Monday, December 07, 2009

The Word Factory



According to the Oxford English Dictionary there are between 2,500 and 3,000 new words added to the English language each year. Have you ever stopped to wonder where on earth they come from? Who designs and manufactures them: where is the word factory? Whilst heavily engaged in the activity of shopping this weekend I had plenty of opportunity to let my mind wander, and I think I may have come up with the answer to this important question. The mine from which most of these new words are hewed is none other than our old friend the Blogger Word Verification system.

Just think about it. You decide to leave comments on a fellow-bloggers' page, carefully compose a paragraph of almost Shakespearian quality and then it is lost to posterity because you type in "brutlok" instead of "brutlik". How many of those verification words have you ever seen before? Precisely. None. They are fresh off the production line. Google has reached an agreement whereby it gets these new words for word verification purposes before the are allocated meanings and sent out into general circulation.

Armed with this insight, I have invented a new game - indeed a new meme (and if ever a word graduating from the Google Word Verification factory it is "meme"). The next three times you visit a blog which uses word verification, make a note of the word. Then invent a meaning for the word and show its use in a sample sentence. Here is my entry based on word verifications I have encountered this morning.


1. slyma : a small dribble of saliva (often secreted from tthe corner of the mouth)
"Robinson Thickpenny threw off his heavy coat and wiped the slyma from his grizzled chin"


2. kersim : a minute part of a larger object (mainly used in relation to food)
"Whilst in the past Margery would settle down for the evening with a large pie she now contents herself with just a kersim of pastry"


3. deriesse : the final statement in a long and contracted argument
"With a look of fury Bernard spit out a perfect deriesse as he walked out of the door"


Play along if you want but I am afraid you will not find any word verifications on my blog. You will need to go somewhere else. With that deriesse I will leave you for today.


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20 comments:

  1. Alan

    Great idea! Yesterday I was presented with 'dissing'. I didn't know whether to proceed or take the hint!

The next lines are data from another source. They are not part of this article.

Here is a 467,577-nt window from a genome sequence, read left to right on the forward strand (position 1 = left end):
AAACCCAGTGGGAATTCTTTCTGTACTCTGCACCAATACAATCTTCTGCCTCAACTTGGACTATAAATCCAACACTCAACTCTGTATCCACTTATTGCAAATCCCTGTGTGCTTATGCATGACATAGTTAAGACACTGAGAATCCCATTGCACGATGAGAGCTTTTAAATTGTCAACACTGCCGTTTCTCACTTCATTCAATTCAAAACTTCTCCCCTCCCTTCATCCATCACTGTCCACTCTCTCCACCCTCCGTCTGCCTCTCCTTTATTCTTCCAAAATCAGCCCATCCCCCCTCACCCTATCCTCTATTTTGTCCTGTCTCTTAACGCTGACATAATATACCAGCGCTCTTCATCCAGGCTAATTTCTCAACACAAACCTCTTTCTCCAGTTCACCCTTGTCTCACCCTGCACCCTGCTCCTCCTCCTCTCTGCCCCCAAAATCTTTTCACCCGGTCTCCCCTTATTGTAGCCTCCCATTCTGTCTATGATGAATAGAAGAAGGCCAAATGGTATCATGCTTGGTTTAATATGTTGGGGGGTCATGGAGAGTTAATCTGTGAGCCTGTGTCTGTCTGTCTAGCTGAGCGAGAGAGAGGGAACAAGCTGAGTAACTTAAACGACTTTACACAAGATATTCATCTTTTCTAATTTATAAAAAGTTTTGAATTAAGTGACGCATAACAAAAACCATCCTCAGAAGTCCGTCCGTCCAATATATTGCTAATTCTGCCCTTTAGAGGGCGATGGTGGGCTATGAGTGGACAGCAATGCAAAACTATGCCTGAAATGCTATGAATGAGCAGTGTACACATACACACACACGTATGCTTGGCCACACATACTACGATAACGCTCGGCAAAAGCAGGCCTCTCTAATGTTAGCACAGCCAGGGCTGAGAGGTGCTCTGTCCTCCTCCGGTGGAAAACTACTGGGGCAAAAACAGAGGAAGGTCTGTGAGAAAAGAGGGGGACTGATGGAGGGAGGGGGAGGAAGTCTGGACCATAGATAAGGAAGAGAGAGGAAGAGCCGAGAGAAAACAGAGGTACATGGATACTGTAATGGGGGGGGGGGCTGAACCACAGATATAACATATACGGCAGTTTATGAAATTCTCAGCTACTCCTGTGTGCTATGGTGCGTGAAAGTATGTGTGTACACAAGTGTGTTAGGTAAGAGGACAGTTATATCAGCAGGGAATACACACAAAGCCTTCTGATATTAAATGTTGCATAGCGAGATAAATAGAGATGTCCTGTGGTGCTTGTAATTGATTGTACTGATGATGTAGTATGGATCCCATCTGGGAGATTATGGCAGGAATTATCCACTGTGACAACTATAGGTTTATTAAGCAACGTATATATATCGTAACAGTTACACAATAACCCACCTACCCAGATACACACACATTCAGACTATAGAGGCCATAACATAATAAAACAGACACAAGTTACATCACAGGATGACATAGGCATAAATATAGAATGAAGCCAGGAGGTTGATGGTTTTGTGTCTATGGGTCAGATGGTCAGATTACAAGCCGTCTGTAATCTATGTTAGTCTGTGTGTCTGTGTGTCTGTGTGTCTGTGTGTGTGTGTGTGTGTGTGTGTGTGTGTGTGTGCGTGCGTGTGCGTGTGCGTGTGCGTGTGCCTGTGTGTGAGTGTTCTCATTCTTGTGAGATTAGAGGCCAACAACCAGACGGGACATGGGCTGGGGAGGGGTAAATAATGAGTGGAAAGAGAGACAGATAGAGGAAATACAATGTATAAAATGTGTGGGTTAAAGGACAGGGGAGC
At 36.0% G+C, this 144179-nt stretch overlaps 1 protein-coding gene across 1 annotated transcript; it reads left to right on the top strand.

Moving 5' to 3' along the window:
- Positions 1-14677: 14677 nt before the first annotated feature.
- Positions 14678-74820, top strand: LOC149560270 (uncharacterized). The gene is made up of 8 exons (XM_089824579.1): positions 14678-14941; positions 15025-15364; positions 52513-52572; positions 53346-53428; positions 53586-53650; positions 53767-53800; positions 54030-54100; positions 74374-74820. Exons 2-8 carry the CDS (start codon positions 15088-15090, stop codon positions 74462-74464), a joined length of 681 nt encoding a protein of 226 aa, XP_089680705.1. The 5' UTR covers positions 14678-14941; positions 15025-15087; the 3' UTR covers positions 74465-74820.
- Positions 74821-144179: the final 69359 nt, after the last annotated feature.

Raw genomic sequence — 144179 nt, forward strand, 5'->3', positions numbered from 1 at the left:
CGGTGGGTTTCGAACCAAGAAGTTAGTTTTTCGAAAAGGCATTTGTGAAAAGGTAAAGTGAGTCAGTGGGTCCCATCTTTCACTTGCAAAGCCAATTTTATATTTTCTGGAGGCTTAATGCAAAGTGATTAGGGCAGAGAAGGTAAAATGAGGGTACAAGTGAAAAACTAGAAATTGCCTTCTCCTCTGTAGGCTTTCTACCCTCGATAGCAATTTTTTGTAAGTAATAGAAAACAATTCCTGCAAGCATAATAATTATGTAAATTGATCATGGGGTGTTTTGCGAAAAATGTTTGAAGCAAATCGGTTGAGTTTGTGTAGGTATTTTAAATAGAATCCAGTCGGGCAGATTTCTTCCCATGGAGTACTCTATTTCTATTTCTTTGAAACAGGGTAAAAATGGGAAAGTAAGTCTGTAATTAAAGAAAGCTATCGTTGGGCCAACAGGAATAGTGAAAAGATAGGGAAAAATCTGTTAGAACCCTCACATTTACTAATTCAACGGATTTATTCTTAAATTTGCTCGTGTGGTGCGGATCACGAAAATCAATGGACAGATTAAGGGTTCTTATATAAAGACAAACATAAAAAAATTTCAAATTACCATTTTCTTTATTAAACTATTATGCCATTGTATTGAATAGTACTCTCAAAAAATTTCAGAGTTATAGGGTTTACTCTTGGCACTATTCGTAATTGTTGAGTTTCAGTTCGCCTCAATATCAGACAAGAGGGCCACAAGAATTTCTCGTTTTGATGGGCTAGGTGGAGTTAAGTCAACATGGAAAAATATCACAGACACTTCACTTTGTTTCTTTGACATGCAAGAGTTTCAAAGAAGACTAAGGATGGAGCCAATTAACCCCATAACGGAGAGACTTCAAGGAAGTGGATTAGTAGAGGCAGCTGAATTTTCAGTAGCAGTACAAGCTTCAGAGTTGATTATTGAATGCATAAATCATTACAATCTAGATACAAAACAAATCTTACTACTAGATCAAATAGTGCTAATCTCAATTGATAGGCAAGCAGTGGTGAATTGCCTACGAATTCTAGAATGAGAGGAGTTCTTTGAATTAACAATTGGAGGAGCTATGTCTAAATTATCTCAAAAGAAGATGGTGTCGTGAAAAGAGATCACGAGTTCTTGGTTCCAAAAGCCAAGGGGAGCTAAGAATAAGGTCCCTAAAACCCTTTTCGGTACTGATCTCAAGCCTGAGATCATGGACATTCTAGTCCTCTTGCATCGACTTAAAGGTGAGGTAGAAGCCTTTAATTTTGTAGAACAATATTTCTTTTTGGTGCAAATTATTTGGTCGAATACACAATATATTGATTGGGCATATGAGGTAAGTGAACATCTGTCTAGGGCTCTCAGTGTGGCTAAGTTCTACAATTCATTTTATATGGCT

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  2. I think you could be right, Alan. Have you ever read The Meaning of Liff? Very, very funny - gives meanings to obscure place names e.g. Ely: The fraction of a split second where you realise that something, somewhere has gone horribly wrong...

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  3. Alan - a fantastic game (we are so alike; perhaps kersims off the same old block)

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  4. These days after writing a comment (remembering the pain and heartache of losing comments) I do CTRL-A (select all), CTRL-C (copy), and then address the word verification. Just in case.

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  5. Found this Alan, but can't think of a definition...

    Tedlatid:
    In the stuffy compartment his eyes slowly closed to the rhythm of the train … tedlatid, tedlatid, tedlatid

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  6. Terrific idea!
    Thanks for the giggles.

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  7. lol. i love looking at word verifications and sometimes they line up with a post, at least by my definition...smiles. fun game. perhaps to try...

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  8. You had me laughing on a Monday, Alan, a rare thing. Have a great day.

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  9. Alan this is hilarious! I always think that when I see some of the word verification words- some of them can sound quite exotic...

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  10. Heh... I just might play this one.

    On another note... worst young word in the English language: "bling."

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  11. mmmmm = someone who likes sweet chewy confections.Originates from the expression 'He ByGummmmmmmmm'

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  12. Great fun--your definitions would be hard to top!

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  13. Haha . . you're very inventive. It's funny too how sometimes word verification reflects the post or the comment!

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  14. Blogging has actually improved my spelling. It reminds me though of a joke about a traffic cop that found a dead body in the thoroughfare, and he kept trying to spell it on the report and couldn't get it right, finally, he just gave the body a hard kick and put it in the ditch. D I T C H.

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  15. Ha! Love this idea - must try it. And regarding LD's comments above - that in turn reminds me of the cable-laying gang who sent in their daily timesheet - 'inclement weather' misspelt three times, crossed out and replaced by 'rained off'.

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  16. You would be amazed to see how many new words teachers of ten year olds come across each day!
    Evelyn in Montreal

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  17. LMBO - you have me cracking up. Totally what I needed to tonight after a rough day at work. :)

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  18. as I'm fond of saying 'language is an open system'

    now if the scrabble dictionary could just keep up!!

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  19. I loved envisioning Marjory with a whole pie. It just gave me such a sense of satisfaction.

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